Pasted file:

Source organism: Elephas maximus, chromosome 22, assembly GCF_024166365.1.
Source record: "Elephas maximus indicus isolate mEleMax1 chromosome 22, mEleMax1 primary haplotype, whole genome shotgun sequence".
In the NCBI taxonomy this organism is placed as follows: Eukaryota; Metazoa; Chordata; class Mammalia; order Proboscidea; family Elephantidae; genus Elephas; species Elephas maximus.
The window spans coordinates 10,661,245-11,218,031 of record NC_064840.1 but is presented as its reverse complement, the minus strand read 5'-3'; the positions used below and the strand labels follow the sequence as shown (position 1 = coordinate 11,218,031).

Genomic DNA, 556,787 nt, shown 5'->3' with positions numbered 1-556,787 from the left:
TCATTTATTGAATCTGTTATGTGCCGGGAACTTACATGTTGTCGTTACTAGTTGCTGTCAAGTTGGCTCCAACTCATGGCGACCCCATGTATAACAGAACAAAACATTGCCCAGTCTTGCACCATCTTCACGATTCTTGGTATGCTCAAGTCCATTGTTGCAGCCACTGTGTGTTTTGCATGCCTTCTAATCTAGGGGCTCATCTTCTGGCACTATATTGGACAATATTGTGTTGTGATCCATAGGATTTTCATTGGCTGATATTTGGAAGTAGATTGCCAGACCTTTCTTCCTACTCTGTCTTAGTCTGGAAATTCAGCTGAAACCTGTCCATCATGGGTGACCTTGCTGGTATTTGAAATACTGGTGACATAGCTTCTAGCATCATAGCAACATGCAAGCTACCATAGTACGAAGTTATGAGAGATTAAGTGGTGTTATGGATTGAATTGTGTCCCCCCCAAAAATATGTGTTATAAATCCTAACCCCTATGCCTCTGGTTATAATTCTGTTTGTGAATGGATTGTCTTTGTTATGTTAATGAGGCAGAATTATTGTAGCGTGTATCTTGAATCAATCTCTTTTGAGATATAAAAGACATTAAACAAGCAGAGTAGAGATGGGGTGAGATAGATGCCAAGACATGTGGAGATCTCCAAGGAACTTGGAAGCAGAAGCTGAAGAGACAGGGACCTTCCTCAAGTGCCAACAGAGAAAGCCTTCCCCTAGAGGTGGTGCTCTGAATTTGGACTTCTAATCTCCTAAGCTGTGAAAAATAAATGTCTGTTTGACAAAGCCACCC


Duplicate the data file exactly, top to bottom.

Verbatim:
Source organism: Elephas maximus, chromosome 22, assembly GCF_024166365.1.
Source record: "Elephas maximus indicus isolate mEleMax1 chromosome 22, mEleMax1 primary haplotype, whole genome shotgun sequence".
In the NCBI taxonomy this organism is placed as follows: Eukaryota; Metazoa; Chordata; class Mammalia; order Proboscidea; family Elephantidae; genus Elephas; species Elephas maximus.
The window spans coordinates 10,661,245-11,218,031 of record NC_064840.1 but is presented as its reverse complement, the minus strand read 5'-3'; the positions used below and the strand labels follow the sequence as shown (position 1 = coordinate 11,218,031).

Genomic DNA, 556,787 nt, shown 5'->3' with positions numbered 1-556,787 from the left:
TCATTTATTGAATCTGTTATGTGCCGGGAACTTACATGTTGTCGTTACTAGTTGCTGTCAAGTTGGCTCCAACTCATGGCGACCCCATGTATAACAGAACAAAACATTGCCCAGTCTTGCACCATCTTCACGATTCTTGGTATGCTCAAGTCCATTGTTGCAGCCACTGTGTGTTTTGCATGCCTTCTAATCTAGGGGCTCATCTTCTGGCACTATATTGGACAATATTGTGTTGTGATCCATAGGATTTTCATTGGCTGATATTTGGAAGTAGATTGCCAGACCTTTCTTCCTACTCTGTCTTAGTCTGGAAATTCAGCTGAAACCTGTCCATCATGGGTGACCTTGCTGGTATTTGAAATACTGGTGACATAGCTTCTAGCATCATAGCAACATGCAAGCTACCATAGTACGAAGTTATGAGAGATTAAGTGGTGTTATGGATTGAATTGTGTCCCCCCCAAAAATATGTGTTATAAATCCTAACCCCTATGCCTCTGGTTATAATTCTGTTTGTGAATGGATTGTCTTTGTTATGTTAATGAGGCAGAATTATTGTAGCGTGTATCTTGAATCAATCTCTTTTGAGATATAAAAGACATTAAACAAGCAGAGTAGAGATGGGGTGAGATAGATGCCAAGACATGTGGAGATCTCCAAGGAACTTGGAAGCAGAAGCTGAAGAGACAGGGACCTTCCTCAAGTGCCAACAGAGAAAGCCTTCCCCTAGAGGTGGTGCTCTGAATTTGGACTTCTAATCTCCTAAGCTGTGAAAAATAAATGTCTGTTTGACAAAGCCACCC